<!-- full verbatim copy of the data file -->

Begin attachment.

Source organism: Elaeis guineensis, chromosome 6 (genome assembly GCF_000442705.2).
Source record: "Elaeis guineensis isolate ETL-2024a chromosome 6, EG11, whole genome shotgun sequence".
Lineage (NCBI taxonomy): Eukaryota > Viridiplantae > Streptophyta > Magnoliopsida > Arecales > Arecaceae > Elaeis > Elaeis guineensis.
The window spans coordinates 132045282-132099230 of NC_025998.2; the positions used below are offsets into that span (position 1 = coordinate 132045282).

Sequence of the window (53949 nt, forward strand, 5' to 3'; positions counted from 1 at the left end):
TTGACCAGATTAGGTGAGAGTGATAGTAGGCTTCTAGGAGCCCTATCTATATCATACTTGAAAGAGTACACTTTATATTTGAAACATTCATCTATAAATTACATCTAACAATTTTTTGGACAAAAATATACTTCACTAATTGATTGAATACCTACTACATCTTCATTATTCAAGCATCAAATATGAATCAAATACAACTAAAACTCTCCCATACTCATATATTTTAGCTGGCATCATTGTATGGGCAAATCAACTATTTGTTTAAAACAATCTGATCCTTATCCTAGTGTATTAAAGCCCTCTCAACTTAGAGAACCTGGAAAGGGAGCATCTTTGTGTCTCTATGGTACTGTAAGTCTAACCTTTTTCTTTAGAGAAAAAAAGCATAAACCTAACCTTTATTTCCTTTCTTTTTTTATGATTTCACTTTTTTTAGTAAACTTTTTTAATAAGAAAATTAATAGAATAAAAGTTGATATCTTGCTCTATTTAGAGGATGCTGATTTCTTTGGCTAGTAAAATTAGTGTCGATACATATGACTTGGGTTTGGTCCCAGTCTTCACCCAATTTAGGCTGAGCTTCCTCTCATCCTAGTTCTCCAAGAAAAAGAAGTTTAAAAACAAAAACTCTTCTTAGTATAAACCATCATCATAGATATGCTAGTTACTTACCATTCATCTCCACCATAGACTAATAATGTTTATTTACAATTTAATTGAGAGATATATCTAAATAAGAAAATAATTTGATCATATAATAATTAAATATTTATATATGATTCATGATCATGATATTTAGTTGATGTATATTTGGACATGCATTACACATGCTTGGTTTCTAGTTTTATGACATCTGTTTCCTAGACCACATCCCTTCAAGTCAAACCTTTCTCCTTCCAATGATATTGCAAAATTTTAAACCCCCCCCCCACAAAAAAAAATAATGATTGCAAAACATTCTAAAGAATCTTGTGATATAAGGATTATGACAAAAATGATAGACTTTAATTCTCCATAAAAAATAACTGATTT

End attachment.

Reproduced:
Source organism: Elaeis guineensis, chromosome 6 (genome assembly GCF_000442705.2).
Source record: "Elaeis guineensis isolate ETL-2024a chromosome 6, EG11, whole genome shotgun sequence".
Lineage (NCBI taxonomy): Eukaryota > Viridiplantae > Streptophyta > Magnoliopsida > Arecales > Arecaceae > Elaeis > Elaeis guineensis.
The window spans coordinates 132045282-132099230 of NC_025998.2; the positions used below are offsets into that span (position 1 = coordinate 132045282).

Sequence of the window (53949 nt, forward strand, 5' to 3'; positions counted from 1 at the left end):
TTGACCAGATTAGGTGAGAGTGATAGTAGGCTTCTAGGAGCCCTATCTATATCATACTTGAAAGAGTACACTTTATATTTGAAACATTCATCTATAAATTACATCTAACAATTTTTTGGACAAAAATATACTTCACTAATTGATTGAATACCTACTACATCTTCATTATTCAAGCATCAAATATGAATCAAATACAACTAAAACTCTCCCATACTCATATATTTTAGCTGGCATCATTGTATGGGCAAATCAACTATTTGTTTAAAACAATCTGATCCTTATCCTAGTGTATTAAAGCCCTCTCAACTTAGAGAACCTGGAAAGGGAGCATCTTTGTGTCTCTATGGTACTGTAAGTCTAACCTTTTTCTTTAGAGAAAAAAAGCATAAACCTAACCTTTATTTCCTTTCTTTTTTTATGATTTCACTTTTTTTAGTAAACTTTTTTAATAAGAAAATTAATAGAATAAAAGTTGATATCTTGCTCTATTTAGAGGATGCTGATTTCTTTGGCTAGTAAAATTAGTGTCGATACATATGACTTGGGTTTGGTCCCAGTCTTCACCCAATTTAGGCTGAGCTTCCTCTCATCCTAGTTCTCCAAGAAAAAGAAGTTTAAAAACAAAAACTCTTCTTAGTATAAACCATCATCATAGATATGCTAGTTACTTACCATTCATCTCCACCATAGACTAATAATGTTTATTTACAATTTAATTGAGAGATATATCTAAATAAGAAAATAATTTGATCATATAATAATTAAATATTTATATATGATTCATGATCATGATATTTAGTTGATGTATATTTGGACATGCATTACACATGCTTGGTTTCTAGTTTTATGACATCTGTTTCCTAGACCACATCCCTTCAAGTCAAACCTTTCTCCTTCCAATGATATTGCAAAATTTTAAACCCCCCCCCCACAAAAAAAAATAATGATTGCAAAACATTCTAAAGAATCTTGTGATATAAGGATTATGACAAAAATGATAGACTTTAATTCTCCATAAAAAATAACTGATTT